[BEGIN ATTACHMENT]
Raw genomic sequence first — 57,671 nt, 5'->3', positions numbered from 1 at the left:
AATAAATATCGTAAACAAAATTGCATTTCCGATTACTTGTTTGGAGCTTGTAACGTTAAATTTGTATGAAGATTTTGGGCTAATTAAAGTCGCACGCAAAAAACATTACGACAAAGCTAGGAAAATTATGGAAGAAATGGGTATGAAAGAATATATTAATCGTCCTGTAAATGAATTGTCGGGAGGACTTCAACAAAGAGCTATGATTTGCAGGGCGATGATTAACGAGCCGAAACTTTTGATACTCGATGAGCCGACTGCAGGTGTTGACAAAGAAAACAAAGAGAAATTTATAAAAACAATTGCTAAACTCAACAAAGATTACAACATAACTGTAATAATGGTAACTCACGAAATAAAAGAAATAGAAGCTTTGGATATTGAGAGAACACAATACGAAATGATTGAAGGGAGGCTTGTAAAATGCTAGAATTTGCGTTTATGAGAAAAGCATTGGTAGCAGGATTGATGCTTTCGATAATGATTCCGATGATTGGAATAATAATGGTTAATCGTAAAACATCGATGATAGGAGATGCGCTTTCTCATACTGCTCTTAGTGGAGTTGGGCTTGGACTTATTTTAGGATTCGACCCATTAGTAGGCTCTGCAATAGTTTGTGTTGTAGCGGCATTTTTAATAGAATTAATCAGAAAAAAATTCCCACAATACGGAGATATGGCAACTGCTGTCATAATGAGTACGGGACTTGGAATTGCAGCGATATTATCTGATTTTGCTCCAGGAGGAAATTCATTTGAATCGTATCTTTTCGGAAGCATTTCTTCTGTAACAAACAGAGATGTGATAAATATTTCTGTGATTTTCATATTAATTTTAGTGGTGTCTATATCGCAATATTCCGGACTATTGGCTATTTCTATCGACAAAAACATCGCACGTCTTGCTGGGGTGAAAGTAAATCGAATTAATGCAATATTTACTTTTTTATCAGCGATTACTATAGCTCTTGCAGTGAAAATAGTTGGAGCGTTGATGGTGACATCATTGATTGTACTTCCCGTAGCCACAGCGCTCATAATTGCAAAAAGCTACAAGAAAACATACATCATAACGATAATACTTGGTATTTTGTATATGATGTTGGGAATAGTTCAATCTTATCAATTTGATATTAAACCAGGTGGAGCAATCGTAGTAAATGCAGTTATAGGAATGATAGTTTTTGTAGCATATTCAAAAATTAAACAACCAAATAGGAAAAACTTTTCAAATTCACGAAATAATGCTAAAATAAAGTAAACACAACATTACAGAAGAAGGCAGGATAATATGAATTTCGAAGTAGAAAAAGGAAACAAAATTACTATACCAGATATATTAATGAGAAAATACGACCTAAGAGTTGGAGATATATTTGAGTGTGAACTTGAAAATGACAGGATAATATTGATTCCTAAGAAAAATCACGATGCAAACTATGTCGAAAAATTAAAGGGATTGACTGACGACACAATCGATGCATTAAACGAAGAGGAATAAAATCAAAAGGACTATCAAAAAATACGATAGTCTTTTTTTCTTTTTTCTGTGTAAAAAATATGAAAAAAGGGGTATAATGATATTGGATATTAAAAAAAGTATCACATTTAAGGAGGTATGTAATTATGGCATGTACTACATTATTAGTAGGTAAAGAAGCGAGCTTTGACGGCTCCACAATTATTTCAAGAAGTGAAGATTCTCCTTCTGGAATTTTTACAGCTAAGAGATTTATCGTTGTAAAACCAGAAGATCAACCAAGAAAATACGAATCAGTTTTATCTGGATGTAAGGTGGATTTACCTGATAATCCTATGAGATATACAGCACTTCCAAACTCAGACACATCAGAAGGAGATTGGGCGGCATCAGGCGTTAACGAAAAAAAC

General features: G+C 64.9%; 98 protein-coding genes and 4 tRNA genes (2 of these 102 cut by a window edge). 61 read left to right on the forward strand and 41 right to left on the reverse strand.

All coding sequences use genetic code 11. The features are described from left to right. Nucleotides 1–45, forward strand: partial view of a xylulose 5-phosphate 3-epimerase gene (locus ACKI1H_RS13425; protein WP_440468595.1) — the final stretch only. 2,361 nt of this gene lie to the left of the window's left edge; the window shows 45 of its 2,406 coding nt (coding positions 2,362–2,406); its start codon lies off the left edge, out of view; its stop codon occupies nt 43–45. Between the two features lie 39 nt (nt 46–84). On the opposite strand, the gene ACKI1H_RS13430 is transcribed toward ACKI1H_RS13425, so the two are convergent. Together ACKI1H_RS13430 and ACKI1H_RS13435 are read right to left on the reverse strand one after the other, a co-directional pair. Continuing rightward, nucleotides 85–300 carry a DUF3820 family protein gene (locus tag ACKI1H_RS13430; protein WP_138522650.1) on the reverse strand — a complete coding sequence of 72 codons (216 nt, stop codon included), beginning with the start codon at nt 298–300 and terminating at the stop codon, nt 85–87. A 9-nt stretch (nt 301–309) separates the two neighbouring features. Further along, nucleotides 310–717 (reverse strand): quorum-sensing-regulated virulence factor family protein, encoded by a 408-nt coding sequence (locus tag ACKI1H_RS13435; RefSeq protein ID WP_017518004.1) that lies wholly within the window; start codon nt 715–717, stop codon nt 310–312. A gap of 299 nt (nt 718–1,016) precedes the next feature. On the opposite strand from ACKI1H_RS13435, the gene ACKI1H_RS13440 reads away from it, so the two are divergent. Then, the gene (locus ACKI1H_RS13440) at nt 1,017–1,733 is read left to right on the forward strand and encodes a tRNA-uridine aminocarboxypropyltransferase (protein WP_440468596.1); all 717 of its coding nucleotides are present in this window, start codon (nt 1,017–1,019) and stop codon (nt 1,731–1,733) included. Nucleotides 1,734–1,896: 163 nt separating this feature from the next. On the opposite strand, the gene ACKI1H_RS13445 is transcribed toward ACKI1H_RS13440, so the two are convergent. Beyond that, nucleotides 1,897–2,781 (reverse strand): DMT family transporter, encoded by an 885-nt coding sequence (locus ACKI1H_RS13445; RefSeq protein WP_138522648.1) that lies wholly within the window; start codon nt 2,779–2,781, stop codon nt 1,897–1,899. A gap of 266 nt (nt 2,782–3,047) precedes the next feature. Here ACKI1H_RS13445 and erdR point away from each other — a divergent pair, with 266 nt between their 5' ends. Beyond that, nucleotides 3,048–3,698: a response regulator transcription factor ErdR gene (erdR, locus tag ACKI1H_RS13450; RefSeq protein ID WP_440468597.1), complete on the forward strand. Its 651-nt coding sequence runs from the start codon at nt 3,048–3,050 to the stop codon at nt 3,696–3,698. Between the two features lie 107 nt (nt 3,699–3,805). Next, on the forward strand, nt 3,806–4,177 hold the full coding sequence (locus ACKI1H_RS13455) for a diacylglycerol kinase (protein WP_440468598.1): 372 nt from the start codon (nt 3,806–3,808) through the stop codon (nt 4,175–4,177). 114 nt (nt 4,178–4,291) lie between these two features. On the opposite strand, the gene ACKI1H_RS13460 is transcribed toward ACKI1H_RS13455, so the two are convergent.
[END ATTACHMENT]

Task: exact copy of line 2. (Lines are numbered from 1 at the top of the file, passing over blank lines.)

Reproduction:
AATAAATATCGTAAACAAAATTGCATTTCCGATTACTTGTTTGGAGCTTGTAACGTTAAATTTGTATGAAGATTTTGGGCTAATTAAAGTCGCACGCAAAAAACATTACGACAAAGCTAGGAAAATTATGGAAGAAATGGGTATGAAAGAATATATTAATCGTCCTGTAAATGAATTGTCGGGAGGACTTCAACAAAGAGCTATGATTTGCAGGGCGATGATTAACGAGCCGAAACTTTTGATACTCGATGAGCCGACTGCAGGTGTTGACAAAGAAAACAAAGAGAAATTTATAAAAACAATTGCTAAACTCAACAAAGATTACAACATAACTGTAATAATGGTAACTCACGAAATAAAAGAAATAGAAGCTTTGGATATTGAGAGAACACAATACGAAATGATTGAAGGGAGGCTTGTAAAATGCTAGAATTTGCGTTTATGAGAAAAGCATTGGTAGCAGGATTGATGCTTTCGATAATGATTCCGATGATTGGAATAATAATGGTTAATCGTAAAACATCGATGATAGGAGATGCGCTTTCTCATACTGCTCTTAGTGGAGTTGGGCTTGGACTTATTTTAGGATTCGACCCATTAGTAGGCTCTGCAATAGTTTGTGTTGTAGCGGCATTTTTAATAGAATTAATCAGAAAAAAATTCCCACAATACGGAGATATGGCAACTGCTGTCATAATGAGTACGGGACTTGGAATTGCAGCGATATTATCTGATTTTGCTCCAGGAGGAAATTCATTTGAATCGTATCTTTTCGGAAGCATTTCTTCTGTAACAAACAGAGATGTGATAAATATTTCTGTGATTTTCATATTAATTTTAGTGGTGTCTATATCGCAATATTCCGGACTATTGGCTATTTCTATCGACAAAAACATCGCACGTCTTGCTGGGGTGAAAGTAAATCGAATTAATGCAATATTTACTTTTTTATCAGCGATTACTATAGCTCTTGCAGTGAAAATAGTTGGAGCGTTGATGGTGACATCATTGATTGTACTTCCCGTAGCCACAGCGCTCATAATTGCAAAAAGCTACAAGAAAACATACATCATAACGATAATACTTGGTATTTTGTATATGATGTTGGGAATAGTTCAATCTTATCAATTTGATATTAAACCAGGTGGAGCAATCGTAGTAAATGCAGTTATAGGAATGATAGTTTTTGTAGCATATTCAAAAATTAAACAACCAAATAGGAAAAACTTTTCAAATTCACGAAATAATGCTAAAATAAAGTAAACACAACATTACAGAAGAAGGCAGGATAATATGAATTTCGAAGTAGAAAAAGGAAACAAAATTACTATACCAGATATATTAATGAGAAAATACGACCTAAGAGTTGGAGATATATTTGAGTGTGAACTTGAAAATGACAGGATAATATTGATTCCTAAGAAAAATCACGATGCAAACTATGTCGAAAAATTAAAGGGATTGACTGACGACACAATCGATGCATTAAACGAAGAGGAATAAAATCAAAAGGACTATCAAAAAATACGATAGTCTTTTTTTCTTTTTTCTGTGTAAAAAATATGAAAAAAGGGGTATAATGATATTGGATATTAAAAAAAGTATCACATTTAAGGAGGTATGTAATTATGGCATGTACTACATTATTAGTAGGTAAAGAAGCGAGCTTTGACGGCTCCACAATTATTTCAAGAAGTGAAGATTCTCCTTCTGGAATTTTTACAGCTAAGAGATTTATCGTTGTAAAACCAGAAGATCAACCAAGAAAATACGAATCAGTTTTATCTGGATGTAAGGTGGATTTACCTGATAATCCTATGAGATATACAGCACTTCCAAACTCAGACACATCAGAAGGAGATTGGGCGGCATCAGGCGTTAACGAAAAAAAC